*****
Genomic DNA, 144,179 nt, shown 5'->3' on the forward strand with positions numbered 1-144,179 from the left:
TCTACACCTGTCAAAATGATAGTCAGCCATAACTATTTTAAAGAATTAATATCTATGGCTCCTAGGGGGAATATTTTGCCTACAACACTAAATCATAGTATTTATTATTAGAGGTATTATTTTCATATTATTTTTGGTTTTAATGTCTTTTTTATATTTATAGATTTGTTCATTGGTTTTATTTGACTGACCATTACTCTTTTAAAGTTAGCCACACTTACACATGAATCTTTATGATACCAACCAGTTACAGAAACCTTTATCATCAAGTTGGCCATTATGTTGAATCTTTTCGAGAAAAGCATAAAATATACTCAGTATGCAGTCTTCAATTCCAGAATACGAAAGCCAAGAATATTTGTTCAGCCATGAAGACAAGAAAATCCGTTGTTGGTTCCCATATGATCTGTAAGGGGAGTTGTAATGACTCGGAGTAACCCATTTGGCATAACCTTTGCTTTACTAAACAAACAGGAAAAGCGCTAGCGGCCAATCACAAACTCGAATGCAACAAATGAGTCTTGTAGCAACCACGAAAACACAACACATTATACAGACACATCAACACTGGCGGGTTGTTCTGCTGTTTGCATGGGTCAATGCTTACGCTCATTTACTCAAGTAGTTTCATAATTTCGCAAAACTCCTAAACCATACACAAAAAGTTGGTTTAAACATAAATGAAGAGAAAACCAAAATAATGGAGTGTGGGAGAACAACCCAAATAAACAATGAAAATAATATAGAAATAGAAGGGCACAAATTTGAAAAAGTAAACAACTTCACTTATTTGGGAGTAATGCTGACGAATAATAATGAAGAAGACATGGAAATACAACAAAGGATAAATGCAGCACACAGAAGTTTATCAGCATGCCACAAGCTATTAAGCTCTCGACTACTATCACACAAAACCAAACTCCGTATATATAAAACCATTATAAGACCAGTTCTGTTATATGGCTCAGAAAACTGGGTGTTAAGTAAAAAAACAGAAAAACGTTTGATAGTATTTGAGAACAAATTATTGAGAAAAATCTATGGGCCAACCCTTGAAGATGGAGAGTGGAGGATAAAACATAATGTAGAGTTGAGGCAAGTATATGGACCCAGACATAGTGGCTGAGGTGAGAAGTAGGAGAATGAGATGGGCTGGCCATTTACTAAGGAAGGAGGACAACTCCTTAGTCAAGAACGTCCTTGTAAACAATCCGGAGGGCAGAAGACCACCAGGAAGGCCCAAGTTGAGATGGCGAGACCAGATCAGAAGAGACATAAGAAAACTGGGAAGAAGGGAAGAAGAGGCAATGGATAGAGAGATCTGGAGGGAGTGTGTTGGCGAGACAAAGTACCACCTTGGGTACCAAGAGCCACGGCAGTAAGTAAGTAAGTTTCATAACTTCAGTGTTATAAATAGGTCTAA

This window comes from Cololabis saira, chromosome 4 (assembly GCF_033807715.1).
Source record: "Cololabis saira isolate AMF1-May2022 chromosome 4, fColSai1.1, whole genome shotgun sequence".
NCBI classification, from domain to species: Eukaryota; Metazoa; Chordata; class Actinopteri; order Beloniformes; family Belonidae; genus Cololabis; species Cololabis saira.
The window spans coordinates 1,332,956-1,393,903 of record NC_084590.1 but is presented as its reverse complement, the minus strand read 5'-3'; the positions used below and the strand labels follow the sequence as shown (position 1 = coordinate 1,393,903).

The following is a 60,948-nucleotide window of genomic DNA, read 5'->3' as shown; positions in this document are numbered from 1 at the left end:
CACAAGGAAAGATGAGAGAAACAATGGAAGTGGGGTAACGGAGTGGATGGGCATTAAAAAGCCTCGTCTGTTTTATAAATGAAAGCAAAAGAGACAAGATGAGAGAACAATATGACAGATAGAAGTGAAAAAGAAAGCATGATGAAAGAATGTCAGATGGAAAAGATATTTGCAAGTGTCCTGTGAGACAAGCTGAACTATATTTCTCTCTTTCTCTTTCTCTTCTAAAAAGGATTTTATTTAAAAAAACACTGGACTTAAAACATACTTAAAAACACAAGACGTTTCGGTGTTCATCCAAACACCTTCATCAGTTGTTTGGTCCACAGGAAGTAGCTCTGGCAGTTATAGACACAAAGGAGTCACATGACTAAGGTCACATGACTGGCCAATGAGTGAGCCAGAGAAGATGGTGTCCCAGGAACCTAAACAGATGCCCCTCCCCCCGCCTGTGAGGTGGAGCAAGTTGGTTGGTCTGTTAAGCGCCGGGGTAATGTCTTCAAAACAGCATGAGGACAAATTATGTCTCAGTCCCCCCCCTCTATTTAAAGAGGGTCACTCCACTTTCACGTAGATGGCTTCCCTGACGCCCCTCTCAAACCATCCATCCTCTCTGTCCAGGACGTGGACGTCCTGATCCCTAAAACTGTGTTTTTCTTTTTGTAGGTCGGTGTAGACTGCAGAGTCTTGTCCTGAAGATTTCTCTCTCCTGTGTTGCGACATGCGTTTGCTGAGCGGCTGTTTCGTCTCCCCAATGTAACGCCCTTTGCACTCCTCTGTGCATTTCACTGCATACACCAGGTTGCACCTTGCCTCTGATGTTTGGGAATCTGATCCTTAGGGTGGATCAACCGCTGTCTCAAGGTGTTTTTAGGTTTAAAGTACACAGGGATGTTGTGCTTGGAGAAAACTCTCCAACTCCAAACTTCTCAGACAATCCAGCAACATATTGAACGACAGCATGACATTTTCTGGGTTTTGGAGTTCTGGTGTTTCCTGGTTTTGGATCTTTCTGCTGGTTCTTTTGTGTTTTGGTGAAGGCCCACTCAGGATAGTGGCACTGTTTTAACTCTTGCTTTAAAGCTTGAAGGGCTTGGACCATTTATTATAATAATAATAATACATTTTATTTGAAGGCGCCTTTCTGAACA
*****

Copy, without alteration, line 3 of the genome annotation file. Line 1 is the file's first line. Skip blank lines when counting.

This window comes from Cololabis saira, chromosome 4 (assembly GCF_033807715.1).